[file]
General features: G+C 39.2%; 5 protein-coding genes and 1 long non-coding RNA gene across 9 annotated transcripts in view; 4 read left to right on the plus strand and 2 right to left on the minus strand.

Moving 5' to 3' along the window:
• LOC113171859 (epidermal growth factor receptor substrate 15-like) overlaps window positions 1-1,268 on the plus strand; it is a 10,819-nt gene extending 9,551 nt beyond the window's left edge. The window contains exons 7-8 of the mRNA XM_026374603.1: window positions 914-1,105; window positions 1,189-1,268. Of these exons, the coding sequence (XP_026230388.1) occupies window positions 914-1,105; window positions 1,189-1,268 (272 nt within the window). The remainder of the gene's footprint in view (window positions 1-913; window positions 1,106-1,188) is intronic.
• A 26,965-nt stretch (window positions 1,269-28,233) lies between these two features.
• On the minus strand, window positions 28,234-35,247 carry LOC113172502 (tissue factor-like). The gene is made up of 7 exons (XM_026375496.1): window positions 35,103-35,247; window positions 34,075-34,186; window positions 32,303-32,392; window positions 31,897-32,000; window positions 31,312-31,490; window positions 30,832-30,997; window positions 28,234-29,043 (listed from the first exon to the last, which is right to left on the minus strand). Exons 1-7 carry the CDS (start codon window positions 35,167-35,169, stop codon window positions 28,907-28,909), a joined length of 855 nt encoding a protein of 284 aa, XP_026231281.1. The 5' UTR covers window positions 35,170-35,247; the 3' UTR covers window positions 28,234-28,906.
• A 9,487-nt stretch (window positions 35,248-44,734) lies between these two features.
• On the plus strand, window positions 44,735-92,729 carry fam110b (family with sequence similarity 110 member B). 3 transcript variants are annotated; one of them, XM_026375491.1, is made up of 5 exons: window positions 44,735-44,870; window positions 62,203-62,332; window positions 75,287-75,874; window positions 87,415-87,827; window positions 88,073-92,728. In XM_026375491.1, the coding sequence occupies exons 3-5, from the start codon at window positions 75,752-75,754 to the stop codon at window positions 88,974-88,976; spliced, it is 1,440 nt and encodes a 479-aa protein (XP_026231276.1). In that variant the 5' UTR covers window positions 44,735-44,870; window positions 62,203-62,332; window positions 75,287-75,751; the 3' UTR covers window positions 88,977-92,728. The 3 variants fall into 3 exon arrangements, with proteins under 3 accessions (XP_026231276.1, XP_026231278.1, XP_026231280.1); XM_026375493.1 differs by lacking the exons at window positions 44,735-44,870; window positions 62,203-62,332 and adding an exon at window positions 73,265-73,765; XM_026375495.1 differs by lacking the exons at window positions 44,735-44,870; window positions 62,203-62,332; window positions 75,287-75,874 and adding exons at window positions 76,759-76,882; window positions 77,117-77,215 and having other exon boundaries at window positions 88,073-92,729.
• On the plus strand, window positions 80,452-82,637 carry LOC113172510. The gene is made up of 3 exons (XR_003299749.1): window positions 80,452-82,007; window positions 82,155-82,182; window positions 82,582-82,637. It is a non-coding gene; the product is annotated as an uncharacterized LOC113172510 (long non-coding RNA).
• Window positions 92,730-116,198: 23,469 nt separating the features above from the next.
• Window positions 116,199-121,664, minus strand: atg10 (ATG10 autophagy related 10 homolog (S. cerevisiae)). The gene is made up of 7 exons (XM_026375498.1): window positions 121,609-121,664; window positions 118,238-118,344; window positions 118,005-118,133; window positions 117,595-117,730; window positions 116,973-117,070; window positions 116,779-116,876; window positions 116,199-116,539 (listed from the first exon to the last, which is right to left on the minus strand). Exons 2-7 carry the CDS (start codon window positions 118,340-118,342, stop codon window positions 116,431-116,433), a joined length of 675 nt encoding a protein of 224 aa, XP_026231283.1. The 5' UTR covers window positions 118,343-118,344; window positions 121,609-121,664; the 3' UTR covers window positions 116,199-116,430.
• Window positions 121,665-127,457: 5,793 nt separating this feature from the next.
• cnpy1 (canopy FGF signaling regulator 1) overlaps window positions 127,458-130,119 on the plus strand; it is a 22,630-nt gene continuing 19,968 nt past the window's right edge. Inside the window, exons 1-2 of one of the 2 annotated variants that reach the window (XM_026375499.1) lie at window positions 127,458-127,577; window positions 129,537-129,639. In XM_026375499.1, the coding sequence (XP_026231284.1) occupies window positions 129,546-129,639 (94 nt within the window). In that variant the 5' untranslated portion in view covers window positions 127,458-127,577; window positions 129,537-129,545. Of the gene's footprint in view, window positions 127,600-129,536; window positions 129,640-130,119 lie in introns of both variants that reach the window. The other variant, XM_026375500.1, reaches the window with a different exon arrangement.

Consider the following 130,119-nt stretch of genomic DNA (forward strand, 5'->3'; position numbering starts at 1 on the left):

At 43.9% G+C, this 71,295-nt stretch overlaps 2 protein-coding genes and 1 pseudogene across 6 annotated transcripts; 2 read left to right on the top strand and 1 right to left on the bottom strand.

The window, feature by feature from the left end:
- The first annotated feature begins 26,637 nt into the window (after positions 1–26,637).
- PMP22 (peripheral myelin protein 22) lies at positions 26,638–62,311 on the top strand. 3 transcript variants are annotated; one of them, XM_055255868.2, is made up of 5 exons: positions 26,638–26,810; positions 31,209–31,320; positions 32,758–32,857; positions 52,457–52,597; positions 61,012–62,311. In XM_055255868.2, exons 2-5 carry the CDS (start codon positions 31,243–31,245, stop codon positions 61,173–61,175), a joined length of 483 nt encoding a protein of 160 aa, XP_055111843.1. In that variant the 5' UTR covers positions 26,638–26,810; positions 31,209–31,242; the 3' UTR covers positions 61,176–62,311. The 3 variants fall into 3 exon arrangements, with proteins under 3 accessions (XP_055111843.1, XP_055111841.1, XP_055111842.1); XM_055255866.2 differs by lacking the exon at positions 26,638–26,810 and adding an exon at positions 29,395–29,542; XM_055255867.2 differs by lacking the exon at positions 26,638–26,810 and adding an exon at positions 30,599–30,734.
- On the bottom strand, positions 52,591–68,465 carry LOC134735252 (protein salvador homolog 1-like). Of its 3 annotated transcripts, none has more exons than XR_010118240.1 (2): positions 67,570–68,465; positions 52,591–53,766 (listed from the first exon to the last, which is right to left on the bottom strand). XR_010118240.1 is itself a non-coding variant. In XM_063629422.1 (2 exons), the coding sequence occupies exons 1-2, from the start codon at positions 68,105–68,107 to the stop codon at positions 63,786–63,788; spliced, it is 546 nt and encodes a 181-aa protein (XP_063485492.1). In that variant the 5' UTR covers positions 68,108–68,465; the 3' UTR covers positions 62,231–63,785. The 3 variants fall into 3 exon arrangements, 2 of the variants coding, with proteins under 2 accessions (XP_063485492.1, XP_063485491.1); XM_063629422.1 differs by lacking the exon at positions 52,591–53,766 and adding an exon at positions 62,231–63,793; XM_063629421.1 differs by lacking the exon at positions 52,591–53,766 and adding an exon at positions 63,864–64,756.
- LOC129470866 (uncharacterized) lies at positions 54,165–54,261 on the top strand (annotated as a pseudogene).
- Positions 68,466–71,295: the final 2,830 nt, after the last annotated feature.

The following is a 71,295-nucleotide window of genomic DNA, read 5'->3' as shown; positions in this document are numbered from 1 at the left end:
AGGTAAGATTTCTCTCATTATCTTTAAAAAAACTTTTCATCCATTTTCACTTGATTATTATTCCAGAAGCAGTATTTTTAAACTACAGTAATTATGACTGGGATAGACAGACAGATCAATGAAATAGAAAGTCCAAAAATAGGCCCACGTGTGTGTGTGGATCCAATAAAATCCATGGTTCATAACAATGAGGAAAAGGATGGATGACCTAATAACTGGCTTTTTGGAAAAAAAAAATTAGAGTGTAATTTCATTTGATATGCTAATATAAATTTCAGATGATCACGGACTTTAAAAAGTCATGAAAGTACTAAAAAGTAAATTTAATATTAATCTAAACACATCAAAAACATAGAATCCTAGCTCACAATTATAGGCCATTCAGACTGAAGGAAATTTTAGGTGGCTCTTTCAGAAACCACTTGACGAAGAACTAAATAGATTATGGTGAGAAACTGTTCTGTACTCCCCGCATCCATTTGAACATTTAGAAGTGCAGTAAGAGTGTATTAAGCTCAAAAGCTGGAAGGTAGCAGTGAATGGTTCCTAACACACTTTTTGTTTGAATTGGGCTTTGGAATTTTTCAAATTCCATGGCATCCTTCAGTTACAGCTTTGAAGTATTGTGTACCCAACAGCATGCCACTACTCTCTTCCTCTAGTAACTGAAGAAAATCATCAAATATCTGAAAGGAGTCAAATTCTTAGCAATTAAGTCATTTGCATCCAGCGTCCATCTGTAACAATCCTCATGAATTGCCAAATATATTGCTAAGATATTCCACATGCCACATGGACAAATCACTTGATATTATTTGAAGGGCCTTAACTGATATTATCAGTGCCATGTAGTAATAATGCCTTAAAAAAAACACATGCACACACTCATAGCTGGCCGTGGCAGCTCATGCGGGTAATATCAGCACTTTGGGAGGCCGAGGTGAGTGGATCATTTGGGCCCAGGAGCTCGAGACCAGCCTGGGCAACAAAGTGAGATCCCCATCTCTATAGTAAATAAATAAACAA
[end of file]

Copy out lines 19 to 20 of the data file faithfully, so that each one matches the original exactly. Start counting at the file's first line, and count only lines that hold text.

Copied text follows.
- LOC129470866 (uncharacterized) lies at positions 54,165–54,261 on the top strand (annotated as a pseudogene).
- Positions 68,466–71,295: the final 2,830 nt, after the last annotated feature.